Three retired generals have joined the chorus calling for the resignation or firing of Secretary of State Donald Rumsfeld. It’s abundantly clear that some one should go, with all the mistakes that have been made. But so far no one has lost a job over the intelligence failures that led to 9/11 or the war that was trumped up and velcroed to 9/11. Those who 'have moved on' have received heck-of-a-job attaboys, if not Presidential Medals of Freedom. In fact, the only people the president and vice president have ousted or outed have been critics and spouses of critics.
Heads should have rolled along with the serial discarding of each of the reasons given for this unilateral and unprovoked invasion and occupation. First there was the faulty intelligence that cited existence of Iraq’s al Qaeda ties, possession of WMD, efforts to buy uranium. Despite the President's claims he got “darn good intelligence”, it was faulty beyond a shadow of a doubt, and no heads rolled for that; certainly not George “Slam Dunk” Tenet. All we were offered were finger-pointing “it was the other guy” alibis.
After the intelligence gap came the post-war planning gap. This was a bi-product of the strategic doctrine, contrived as early as 1996, that we could go into Iraq “lean and mean”, and achieve “shock and awe” with a smaller, modernized military machine. No one in the Administration would listen to those in and out of government who had negative things to say about the complexities occupation would bring; to do so would have increased the cost estimates of the entire operation and would have reduced chances of winning Congressional complicity in the campaign. The non-deliberate manner in which discussions and "debates" were conducted in the cabinet or Congress meant that no one in the system of checks and balances had a clue about what the administration was getting our military into.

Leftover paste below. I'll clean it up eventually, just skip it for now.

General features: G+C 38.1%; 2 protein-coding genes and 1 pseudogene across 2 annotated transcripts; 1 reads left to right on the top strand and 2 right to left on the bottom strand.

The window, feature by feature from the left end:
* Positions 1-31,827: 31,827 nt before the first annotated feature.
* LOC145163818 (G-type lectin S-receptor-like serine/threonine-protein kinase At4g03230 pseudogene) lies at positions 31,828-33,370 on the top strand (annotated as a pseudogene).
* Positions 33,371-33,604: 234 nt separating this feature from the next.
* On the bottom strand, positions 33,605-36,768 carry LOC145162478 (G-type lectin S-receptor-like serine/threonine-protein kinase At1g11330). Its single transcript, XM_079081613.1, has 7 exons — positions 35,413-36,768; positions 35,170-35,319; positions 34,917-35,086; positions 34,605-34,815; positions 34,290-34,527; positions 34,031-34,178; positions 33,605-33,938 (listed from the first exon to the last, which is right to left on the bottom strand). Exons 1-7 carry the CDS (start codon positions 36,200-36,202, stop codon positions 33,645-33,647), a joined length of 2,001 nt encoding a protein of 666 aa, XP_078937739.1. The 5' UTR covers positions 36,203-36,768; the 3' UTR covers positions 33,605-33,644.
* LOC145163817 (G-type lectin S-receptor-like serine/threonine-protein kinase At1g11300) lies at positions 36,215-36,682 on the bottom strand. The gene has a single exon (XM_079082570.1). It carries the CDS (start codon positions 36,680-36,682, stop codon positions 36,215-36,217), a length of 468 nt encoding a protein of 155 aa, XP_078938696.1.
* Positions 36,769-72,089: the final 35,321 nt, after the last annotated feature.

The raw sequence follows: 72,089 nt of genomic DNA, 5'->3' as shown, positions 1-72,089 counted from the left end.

This blithe confidence, epitomized by Rumsfeld, that Bush could run his war on the cheap has also seriously harmed the Army and the National Guard. The armed services are over-extended. Re-enlistment rates for both are down. Troops exquisitely trained for combat proved ill-suited for rebuilding infra-structure, policing and care of prisoners.
Rumsfeld also has direct and conspicuous responsibility for abuse of prisoners in Abu Gharib and GITMO, as a New York Times editorial pointed out two years ago:
The United States has been humiliated to a point where government officials could not release this year's international human rights report this week for fear of being scoffed at by the rest of the world. The reputation of its brave soldiers has been tarred, and the job of its diplomats made immeasurably harder because members of the American military tortured and humiliated Arab prisoners in ways guaranteed to inflame Muslim hearts everywhere. And this abuse was not an isolated event, as we know now and as Mr. Rumsfeld should have known, given the flood of complaints and reports directed to his office over the last year.
Personally, I like and admire Rumsfeld. His slick confidence, flippant sarcasm, and articulate deviousness epitomizes and perfectly represents the Bush presidency. As a walking-talking symbol of the cabinet, he would be sorely missed.